Like Hainan, Yunnan, Guizhou and Guangxi minorities slash & burned; e.g., Yunnan’s Lianshan County Jingpo "hole basket" dibbling, "forced stick" weeding and curved sickle harvesting. Sowing was mainly by women, one dibbling, the other turning the soil and flattening the ground with a broom. Sickling or hand-picked ears were trampled (Wang Jingdeng 1986:2-3; Zhu Jiazhen 1986:3). A Guangxi’s Shangsi County Yao man used iron-tipped dibble with woman sowing, as early broadcast sowing of slash & burnt fields had poor harvests. Legendary godking Li accidentally found that seed trampled in a hole by goats grew very well in dry farmland, and imitated, but does this say dibbling existed before broadcast sowing or merely explains its origin? While unclear, it says dibbling was common after slash & burn. The Yao harvested with a kutep pick, after which tied ears were taken to a granary where a mortar was used to extract pure white seed (Xuren Yaodeng 1987:12-13). (p.345)
This shows S China minorities practiced slash & burn with tools like those of SE Asian island and mainland that did not come from India. It is surprising to see similar technology in S China and SE Asian mainland with Malaya, and explains why Malayan cultivated rice was uninfluenced by Indian cultivated rice, spreading alone to the islands. Considering basic differentiation types, the conclusion was expected from the very start, but what was the paddy rice situation? I considered S China and SE Asian mainland ties showing paddy rice was nearly all introduced as Chinese or Indian cultivated rice. If Malayan cultivated rice had all essential traits, it suggests a more ancient technology before the formation of three types of Asian cultivated rice. Malayan rice cultivation traits follow:
(2) As in paddy field
More hoof-trampling in the SE Asian mainland than its islands suggests it preceded plowing. The foot plow of Burma, Thailand and Vietnam was introduced in Part Two, so let’s look at Burmese and Vietnamese minority methods. Ancient paddy cultivation in the Burma plain S of the mountains had two plowing methods: foot plowing in rainy season when earth softened, then by cows as fields dried (Marshall 1922:87). Despite vague foot plow records, Minbu and Thaton foot plows are inferred, but it was common among the S Kalian. Conversely, Vietnam once had widespread foot plows, Dangetal (1984) finding them mentioned in Awes-Tuoluo W Asian, central Vietnam Meng-Cambodian Sedang and Muong, Vietnam Edeh and Thailand Tuomuping Muong languages.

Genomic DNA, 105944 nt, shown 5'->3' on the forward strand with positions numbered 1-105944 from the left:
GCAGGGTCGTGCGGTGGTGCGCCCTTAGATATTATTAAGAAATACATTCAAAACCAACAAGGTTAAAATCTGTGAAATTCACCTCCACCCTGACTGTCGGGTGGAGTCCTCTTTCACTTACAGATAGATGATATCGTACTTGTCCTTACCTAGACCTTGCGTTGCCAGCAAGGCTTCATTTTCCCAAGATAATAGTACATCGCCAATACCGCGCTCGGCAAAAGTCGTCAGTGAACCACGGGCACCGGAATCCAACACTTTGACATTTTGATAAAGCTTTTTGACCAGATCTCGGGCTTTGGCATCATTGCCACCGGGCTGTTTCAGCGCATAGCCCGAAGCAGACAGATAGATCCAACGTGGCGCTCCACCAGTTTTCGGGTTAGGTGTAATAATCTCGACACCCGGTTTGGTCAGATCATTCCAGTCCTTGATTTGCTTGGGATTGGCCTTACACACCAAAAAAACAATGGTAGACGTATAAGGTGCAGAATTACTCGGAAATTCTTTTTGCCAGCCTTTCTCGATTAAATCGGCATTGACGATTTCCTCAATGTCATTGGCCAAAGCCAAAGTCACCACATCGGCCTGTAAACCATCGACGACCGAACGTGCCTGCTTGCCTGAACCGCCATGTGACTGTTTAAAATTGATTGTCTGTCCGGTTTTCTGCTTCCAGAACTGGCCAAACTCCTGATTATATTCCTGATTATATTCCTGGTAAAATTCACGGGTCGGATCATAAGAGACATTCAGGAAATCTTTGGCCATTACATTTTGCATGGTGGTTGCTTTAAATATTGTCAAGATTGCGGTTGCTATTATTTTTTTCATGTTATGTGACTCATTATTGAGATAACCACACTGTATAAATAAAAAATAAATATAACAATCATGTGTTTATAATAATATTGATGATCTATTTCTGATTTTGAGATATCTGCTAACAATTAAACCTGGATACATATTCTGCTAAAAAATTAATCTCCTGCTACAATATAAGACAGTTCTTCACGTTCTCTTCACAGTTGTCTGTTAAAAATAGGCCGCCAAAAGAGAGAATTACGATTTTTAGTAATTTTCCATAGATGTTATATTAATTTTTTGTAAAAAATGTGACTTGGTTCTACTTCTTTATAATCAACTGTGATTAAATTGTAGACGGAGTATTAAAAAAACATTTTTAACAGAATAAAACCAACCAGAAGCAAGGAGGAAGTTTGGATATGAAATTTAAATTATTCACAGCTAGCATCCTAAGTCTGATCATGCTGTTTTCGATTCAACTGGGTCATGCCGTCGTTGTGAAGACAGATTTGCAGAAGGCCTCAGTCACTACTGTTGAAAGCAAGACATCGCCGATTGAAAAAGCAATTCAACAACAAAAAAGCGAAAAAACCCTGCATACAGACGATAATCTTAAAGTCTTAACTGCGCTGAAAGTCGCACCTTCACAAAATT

Dalin (1985:221), noting Vietnamese minority foot plows, especially "Sedang and Mnong ones”, expected the need for clarifying distribution, resulting in Part Two, Fig. 4. China’s S coastal Li foot plows were common (Bill 1943:74,224, 332,492), but Weigao says they were absent in 1942 in Ledong County, Hainan Island, and are rare elsewhere. As the introduction of these "primitive tools" was marked, "it seems improper to think they were common Li agricultural tools" (Weigao 1994:54). In fact, they were rare23.
As Hainan Island had foot plows but not mainland China, their centre may be the SE Asian islands where they are widely distributed, and why Dalin focussed on Vietnamese minorities. I once said: "if mainland China had foot plows, Malayan rice technology borrowing needs revision" (Tanaka & Furukawa 1982:43). In China, they are confined to minorities; e.g.s, the Miao in Jiang County, SE Guizhou, and Dai in Yunnan. Rice is the most important Mian Village Miao crop (Guizhou Banji Dept. 1987:2-10), but the iron-tipped hoe and wooden rake did not replace the foot plow until 1940. Others used the iron paddy-grass cutter like the tajak long knife, bamboo cutter, knife-weeder with rake etc. The non-paddy dibble was used on arid land and vegetable gardens or reclaimed wasteland.